Changes have been reported in the cellular composition of the blood of rats, mice, dogs, guinea pigs, and rabbits following exposure to both high and low frequency EMFs (7-15).
Graves (7) exposed mice continuously to 25 and 50 kv/m for 6 weeks and found that the white blood cell count (WBC) was increased by 20% and 66% respectively. The red blood cell count (RBC) decreased by 6% and 12% at the respective fields, but these changes were not reported statistically significant.
Rats exposed intermittently (30 min/day) to 100 kv/m, 50° Hz, for 8 weeks, exhibited elevated neutrophil levels and depressed Iymphocyte levels (8). The same results were found following 2, 5, and 7 weeks' exposure at 5 hours/day. In dogs, alteration of the blood profile was seen following exposure at 10-25 kv/m (8).
Meda (9) found a Iymphocyte decrease and a neutrophil and eosinophil increase in rats after a single 6-hour exposure to 100 kv/m, 50 Hz. A similar blood picture was found in mice after 500- and 1000-hour exposures to 100 kv/m (9). A significant increase in WBC was found in rabbits that had been exposed to 50 kv/m, 50 Hz, for 3 months (14).
As has been the case with almost all biological indicators, the time course of the changes in blood parameters following EMF exposure was not the same in each test animal (11). Guinea pigs were exposed to 3GHz, 10 min/day, for 30 days (11), and both the irradiated and the sham-exposed animals were sampled before and after each daily exposure bout. The sham-exposed group revealed no significant changes, but animals exposed to 25 or 50 µW/cm2 exhibited EMF-induced alterations with time dependencies that differed with each animal. For a given exposure duration, the WBC was above the normal level in some animals, and below it in others; as a result, the average values varied little during the study. At 500 µW/cm2, however, even on the average there was a pronounced leukopenia and Iymphocytosis.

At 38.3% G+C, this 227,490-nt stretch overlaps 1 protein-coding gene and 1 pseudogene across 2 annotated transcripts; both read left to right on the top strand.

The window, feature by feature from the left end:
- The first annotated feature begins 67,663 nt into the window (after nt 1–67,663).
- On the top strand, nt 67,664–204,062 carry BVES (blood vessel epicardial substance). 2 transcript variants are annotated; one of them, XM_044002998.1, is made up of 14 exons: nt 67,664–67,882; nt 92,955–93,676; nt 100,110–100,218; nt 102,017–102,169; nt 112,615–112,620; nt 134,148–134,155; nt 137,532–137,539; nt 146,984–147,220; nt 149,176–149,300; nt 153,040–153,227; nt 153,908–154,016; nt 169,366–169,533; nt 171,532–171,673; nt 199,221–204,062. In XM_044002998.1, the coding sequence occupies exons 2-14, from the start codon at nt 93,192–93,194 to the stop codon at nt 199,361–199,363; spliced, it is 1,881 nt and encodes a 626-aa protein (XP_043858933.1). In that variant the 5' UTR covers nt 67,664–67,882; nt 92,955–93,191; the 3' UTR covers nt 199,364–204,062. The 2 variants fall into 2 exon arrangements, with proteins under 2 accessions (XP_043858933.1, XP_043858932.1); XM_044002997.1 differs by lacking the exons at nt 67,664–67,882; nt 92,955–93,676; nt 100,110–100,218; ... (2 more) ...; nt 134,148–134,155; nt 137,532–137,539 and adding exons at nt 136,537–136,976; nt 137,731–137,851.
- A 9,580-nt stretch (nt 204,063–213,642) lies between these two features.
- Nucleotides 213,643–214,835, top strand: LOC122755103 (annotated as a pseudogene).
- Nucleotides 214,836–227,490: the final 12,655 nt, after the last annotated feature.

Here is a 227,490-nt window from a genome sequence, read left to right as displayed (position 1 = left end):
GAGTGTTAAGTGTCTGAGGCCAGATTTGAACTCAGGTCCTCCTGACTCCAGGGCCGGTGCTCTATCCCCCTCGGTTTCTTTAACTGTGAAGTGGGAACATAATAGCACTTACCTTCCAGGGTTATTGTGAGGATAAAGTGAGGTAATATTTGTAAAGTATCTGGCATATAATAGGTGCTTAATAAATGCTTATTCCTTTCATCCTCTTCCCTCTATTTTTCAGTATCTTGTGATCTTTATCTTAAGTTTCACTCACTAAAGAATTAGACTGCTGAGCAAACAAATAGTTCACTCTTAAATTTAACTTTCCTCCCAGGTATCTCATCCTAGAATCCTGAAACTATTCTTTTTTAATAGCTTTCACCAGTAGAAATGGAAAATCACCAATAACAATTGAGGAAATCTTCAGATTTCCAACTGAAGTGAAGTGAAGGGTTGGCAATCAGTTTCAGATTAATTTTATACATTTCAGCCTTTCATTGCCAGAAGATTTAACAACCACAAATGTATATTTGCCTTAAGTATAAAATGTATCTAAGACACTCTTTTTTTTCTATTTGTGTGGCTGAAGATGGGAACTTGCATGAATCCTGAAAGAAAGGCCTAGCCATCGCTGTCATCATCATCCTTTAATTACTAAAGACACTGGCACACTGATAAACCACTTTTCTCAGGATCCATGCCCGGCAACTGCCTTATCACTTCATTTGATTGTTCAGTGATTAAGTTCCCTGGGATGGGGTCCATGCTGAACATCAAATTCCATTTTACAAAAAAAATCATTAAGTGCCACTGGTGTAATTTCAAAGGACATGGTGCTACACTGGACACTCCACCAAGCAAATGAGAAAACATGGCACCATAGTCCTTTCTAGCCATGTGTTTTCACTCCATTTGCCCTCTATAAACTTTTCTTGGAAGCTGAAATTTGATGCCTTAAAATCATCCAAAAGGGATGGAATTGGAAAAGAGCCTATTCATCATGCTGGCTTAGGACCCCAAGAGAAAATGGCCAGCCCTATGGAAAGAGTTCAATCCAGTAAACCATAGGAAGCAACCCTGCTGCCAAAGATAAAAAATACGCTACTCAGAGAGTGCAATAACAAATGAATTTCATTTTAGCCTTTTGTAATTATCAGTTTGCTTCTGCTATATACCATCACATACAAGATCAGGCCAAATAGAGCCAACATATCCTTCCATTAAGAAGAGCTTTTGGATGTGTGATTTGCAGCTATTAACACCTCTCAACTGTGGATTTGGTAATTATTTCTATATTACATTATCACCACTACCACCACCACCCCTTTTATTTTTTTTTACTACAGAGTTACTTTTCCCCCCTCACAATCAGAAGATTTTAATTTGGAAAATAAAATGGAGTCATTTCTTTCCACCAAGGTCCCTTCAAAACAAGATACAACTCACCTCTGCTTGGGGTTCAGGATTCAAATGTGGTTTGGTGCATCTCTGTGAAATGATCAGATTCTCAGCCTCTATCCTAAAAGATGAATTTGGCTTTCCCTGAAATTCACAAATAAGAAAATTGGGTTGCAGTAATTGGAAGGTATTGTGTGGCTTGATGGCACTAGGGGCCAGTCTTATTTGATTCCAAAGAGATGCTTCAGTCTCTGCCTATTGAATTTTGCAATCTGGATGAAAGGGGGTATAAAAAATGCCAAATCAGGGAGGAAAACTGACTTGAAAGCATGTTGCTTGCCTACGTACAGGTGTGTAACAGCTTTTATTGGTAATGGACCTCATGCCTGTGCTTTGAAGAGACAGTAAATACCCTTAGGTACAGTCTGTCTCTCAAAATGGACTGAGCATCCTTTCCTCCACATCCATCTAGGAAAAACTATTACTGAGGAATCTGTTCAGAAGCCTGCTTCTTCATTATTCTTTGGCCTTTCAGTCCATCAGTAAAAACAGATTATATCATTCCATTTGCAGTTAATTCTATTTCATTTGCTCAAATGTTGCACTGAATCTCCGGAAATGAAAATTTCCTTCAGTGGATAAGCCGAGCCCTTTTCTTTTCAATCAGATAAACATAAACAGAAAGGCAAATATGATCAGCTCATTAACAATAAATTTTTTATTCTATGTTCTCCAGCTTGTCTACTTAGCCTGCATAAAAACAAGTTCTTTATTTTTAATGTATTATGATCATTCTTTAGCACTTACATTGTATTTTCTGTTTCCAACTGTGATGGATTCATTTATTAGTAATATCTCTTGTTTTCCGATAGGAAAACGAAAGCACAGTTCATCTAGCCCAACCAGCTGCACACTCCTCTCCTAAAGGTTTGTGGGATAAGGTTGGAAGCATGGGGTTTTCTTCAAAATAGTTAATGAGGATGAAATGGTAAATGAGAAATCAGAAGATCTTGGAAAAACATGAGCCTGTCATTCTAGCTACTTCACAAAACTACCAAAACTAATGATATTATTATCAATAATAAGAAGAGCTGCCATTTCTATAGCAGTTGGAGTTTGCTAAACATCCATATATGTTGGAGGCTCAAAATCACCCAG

Gonshar exposed rats to 2.4 GHz, 7 hours/day for 30 days and studied the effect on the levels of alkaline phosphatase and glycogen (two indicators of cellular activity) in the neutrophils (12). Glycogen increased following 3 days' exposure at both 10 and 50 µW/cm2; after 7 days' exposure it decreased to the control level. In contrast to this apparent adaptational response, there was a sustained depressing effect on glycogen content at 500 µW/cm2 which was still observed after 30 days' exposure. At all three intensities, the alkaline phosphatase levels first increased then decreased below the control level within 30 days.
Ferrokinetic studies demonstrated that iron metabolism was affected and that erythrocyte production (measured by 59Fe incorporation) was significantly decreased in rabbits exposed to 2.95 GHz, 3000µW/cm2, for 2 hours daily (15). The effects seen after 37 days of irradiation with a pulsed EMF were comparable in magnitude to those seen after 79 days exposure to a continuous-wave EMF.
Rats exposed to 130 gauss, 50 Hz, for 4 hours/day, exhibited a 15% reduction in RBC after 1 month's exposure: the RBC level returned to normal within a month after removal of the field (10).